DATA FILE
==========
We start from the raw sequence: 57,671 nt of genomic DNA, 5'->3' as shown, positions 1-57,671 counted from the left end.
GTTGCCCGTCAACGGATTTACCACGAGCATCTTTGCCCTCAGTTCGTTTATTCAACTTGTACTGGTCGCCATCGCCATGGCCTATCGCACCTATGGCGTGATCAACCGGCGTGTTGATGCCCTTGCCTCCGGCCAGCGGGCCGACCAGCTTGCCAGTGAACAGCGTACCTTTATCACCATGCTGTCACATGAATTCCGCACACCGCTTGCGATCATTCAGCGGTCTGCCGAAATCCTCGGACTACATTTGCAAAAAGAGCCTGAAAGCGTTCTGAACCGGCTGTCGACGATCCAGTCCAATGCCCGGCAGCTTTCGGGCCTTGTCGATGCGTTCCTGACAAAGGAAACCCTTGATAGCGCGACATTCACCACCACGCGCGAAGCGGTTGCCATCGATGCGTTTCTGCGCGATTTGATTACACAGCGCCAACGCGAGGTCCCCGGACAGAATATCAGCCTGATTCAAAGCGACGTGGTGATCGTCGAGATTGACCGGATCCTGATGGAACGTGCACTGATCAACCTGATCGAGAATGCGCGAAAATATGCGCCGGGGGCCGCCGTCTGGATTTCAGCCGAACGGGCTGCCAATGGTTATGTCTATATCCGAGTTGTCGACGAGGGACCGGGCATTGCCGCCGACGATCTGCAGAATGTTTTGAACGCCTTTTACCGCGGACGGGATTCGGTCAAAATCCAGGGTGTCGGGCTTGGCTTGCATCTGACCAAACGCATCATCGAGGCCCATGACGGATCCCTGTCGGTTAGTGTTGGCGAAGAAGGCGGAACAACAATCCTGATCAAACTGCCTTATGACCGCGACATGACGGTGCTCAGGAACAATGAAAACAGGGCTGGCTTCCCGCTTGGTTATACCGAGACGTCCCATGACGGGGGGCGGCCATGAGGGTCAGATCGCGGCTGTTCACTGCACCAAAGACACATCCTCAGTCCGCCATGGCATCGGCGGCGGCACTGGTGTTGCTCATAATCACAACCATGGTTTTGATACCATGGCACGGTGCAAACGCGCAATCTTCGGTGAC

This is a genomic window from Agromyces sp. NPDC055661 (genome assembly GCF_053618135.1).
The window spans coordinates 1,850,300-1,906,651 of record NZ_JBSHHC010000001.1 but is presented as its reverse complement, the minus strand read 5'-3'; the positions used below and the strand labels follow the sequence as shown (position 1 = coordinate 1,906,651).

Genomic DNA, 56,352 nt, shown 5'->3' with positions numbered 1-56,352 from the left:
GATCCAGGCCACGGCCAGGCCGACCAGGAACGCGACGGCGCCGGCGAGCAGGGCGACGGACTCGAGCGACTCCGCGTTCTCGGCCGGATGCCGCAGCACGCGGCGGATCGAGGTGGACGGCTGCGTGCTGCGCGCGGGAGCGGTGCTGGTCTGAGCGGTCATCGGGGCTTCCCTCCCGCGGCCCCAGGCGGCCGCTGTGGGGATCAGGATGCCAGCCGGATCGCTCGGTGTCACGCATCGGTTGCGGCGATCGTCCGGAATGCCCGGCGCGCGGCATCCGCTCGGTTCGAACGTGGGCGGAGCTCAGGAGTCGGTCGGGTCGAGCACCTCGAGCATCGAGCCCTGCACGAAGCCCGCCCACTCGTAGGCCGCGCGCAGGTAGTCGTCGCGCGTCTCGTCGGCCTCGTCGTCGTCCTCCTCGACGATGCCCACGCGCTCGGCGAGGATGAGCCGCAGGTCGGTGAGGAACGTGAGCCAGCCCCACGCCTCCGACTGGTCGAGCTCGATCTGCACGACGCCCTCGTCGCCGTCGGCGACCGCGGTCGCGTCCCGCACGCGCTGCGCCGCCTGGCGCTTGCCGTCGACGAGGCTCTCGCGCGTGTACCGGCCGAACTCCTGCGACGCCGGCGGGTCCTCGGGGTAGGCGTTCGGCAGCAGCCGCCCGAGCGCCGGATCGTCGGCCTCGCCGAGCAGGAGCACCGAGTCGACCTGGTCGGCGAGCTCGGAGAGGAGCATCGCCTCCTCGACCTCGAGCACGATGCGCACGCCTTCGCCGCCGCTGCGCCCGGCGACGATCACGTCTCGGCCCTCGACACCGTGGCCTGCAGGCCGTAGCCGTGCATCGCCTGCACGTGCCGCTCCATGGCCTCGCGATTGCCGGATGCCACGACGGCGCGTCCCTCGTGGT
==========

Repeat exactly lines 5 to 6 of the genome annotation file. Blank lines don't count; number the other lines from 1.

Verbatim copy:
Genomic DNA, 56,352 nt, shown 5'->3' with positions numbered 1-56,352 from the left:
GATCCAGGCCACGGCCAGGCCGACCAGGAACGCGACGGCGCCGGCGAGCAGGGCGACGGACTCGAGCGACTCCGCGTTCTCGGCCGGATGCCGCAGCACGCGGCGGATCGAGGTGGACGGCTGCGTGCTGCGCGCGGGAGCGGTGCTGGTCTGAGCGGTCATCGGGGCTTCCCTCCCGCGGCCCCAGGCGGCCGCTGTGGGGATCAGGATGCCAGCCGGATCGCTCGGTGTCACGCATCGGTTGCGGCGATCGTCCGGAATGCCCGGCGCGCGGCATCCGCTCGGTTCGAACGTGGGCGGAGCTCAGGAGTCGGTCGGGTCGAGCACCTCGAGCATCGAGCCCTGCACGAAGCCCGCCCACTCGTAGGCCGCGCGCAGGTAGTCGTCGCGCGTCTCGTCGGCCTCGTCGTCGTCCTCCTCGACGATGCCCACGCGCTCGGCGAGGATGAGCCGCAGGTCGGTGAGGAACGTGAGCCAGCCCCACGCCTCCGACTGGTCGAGCTCGATCTGCACGACGCCCTCGTCGCCGTCGGCGACCGCGGTCGCGTCCCGCACGCGCTGCGCCGCCTGGCGCTTGCCGTCGACGAGGCTCTCGCGCGTGTACCGGCCGAACTCCTGCGACGCCGGCGGGTCCTCGGGGTAGGCGTTCGGCAGCAGCCGCCCGAGCGCCGGATCGTCGGCCTCGCCGAGCAGGAGCACCGAGTCGACCTGGTCGGCGAGCTCGGAGAGGAGCATCGCCTCCTCGACCTCGAGCACGATGCGCACGCCTTCGCCGCCGCTGCGCCCGGCGACGATCACGTCTCGGCCCTCGACACCGTGGCCTGCAGGCCGTAGCCGTGCATCGCCTGCACGTGCCGCTCCATGGCCTCGCGATTGCCGGATGCCACGACGGCGCGTCCCTCGTGGT